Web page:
5 tools to transform or enhance text-heavy articles | Media news
The Internet delivered on its promise of community for blind people, but accessibility is easy to overlook.
I have been blind since birth. I’m old enough to have completed my early schooling at a time when going to a special school for blind kids was the norm. In New Zealand, where I live, there is only one school for the blind. It was common for children to leave their families when they were five, to spend the majority of the year far from home in a school hostel. Many family relationships were strained as a result. Being exposed to older kids and adults with the same disability as you, however, can supply you with exemplars. It allows the blind to see other blind people being successful in a wide range of careers, raising families and being accepted in their local community. A focal point, such as a school for the blind, helps foster that kind of mentoring.
The Internet has expanded the practical meaning of the word community. New technology platforms aren’t often designed to be accessible to people unlike the designers themselves, but that doesn’t mean they aren’t used by everyone who can. For blind people, the Internet has allowed an international community to flourish where there wasn’t much of one before, allowing people with shared experiences, interests, and challenges to forge a communion. Just as important, it has allowed blind people to participate in society in ways that have often otherwise been foreclosed by prejudice. Twitter has been at the heart of this, helping bring blind people from many countries and all walks of life together. It represents one of the most empowering aspects of the Internet for people with disabilities — its fundamentally textual nature and robust API supporting an ecosystem of innovative accessible apps has made it an equalizer. Behind the keyboard, no one need know you’re blind or have any other disability, unless you choose to let them know.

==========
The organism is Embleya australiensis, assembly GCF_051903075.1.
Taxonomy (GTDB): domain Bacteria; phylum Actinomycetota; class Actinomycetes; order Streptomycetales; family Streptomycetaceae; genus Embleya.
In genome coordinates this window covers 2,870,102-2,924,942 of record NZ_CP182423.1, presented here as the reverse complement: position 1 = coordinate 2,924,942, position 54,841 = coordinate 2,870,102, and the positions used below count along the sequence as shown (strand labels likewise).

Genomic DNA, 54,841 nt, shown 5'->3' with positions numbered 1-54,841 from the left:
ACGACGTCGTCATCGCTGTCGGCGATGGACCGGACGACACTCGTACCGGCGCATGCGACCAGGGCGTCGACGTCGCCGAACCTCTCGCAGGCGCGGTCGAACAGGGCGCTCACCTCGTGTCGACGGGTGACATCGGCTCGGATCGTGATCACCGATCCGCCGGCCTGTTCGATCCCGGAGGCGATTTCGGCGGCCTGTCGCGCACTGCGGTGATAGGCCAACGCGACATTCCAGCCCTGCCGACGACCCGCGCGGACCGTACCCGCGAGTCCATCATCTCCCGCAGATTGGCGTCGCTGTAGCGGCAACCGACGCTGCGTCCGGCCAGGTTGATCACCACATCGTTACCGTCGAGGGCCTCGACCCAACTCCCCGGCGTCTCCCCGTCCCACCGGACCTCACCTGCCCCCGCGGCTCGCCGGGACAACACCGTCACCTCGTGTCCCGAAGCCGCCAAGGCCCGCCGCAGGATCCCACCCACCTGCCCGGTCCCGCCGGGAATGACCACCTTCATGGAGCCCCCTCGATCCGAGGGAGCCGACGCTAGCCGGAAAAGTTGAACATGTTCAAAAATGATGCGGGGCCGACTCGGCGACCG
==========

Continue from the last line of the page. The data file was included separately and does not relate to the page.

NPR One rethinks everything, even ditching the Like button.
Stark white and minimally designed, the new NPR One app looks like a paradigm of technology. But surprisingly, the app isn’t powered by algorithms, filters, or other pseudo-intelligence—it’s still good old human editor curation on the backend.
“For us, the algorithm that programs the app is very importantly focused on the human curation part of it,” says NPR VP of digital media Zach Brand. “A lot of people tend to think of it in terms of machine learning—which is a portion as well—but we have dedicated staff making sure that the most important stories are populated from the outset that represent the best experience right at the first moment. As we get to know the listener, it then tailors even more to them.”
We owe you, our readers, an apology. This plagiarism is a breach of our fundamental responsibility to be honest with you — in this case, about who wrote the words on our site. Plagiarism, much less copying unchecked facts from Wikipedia or other sources, is an act of disrespect to the reader. —
BuzzFeed addresses Benny Johnson’s plagiarism in a memo to staff. An internal investigation by BuzzFeed editors found 41 posts by Johnson that contained plagiarized material on the site.
The ravages of BuzzFeed’s Benny Johnson - The Washington Post
"Never before have women dominated coverage of a war the way they are in Syria."
Read more: Rosie the scribbler : Columbia Journalism Review
If you’re not including what will be the majority demographic in our country at the table in positions of leadership, your company just could not be destined for the level of success it should be destined for —
Tristan Walker, founder of Code2040.
Meet The Man Who Wants To Diversify Silicon Valley By 2040 : Code Switch : NPR
Learning through making: 16 projects receive support to test ideas through Knight Prototype Fund - Knight Foundation
How to Be a Better Online Reader : The New Yorker
While my personal capacity to tell technology stories in the past year has diversified, I’ve noticed something: my beat is rapidly disappearing. —
Dave Lee, technology reporter for the BBC
Technology journalists are facing extinction — Medium
WFMU wants to build open tools to help radio stations (and others) raise money and build community » Nieman Journalism Lab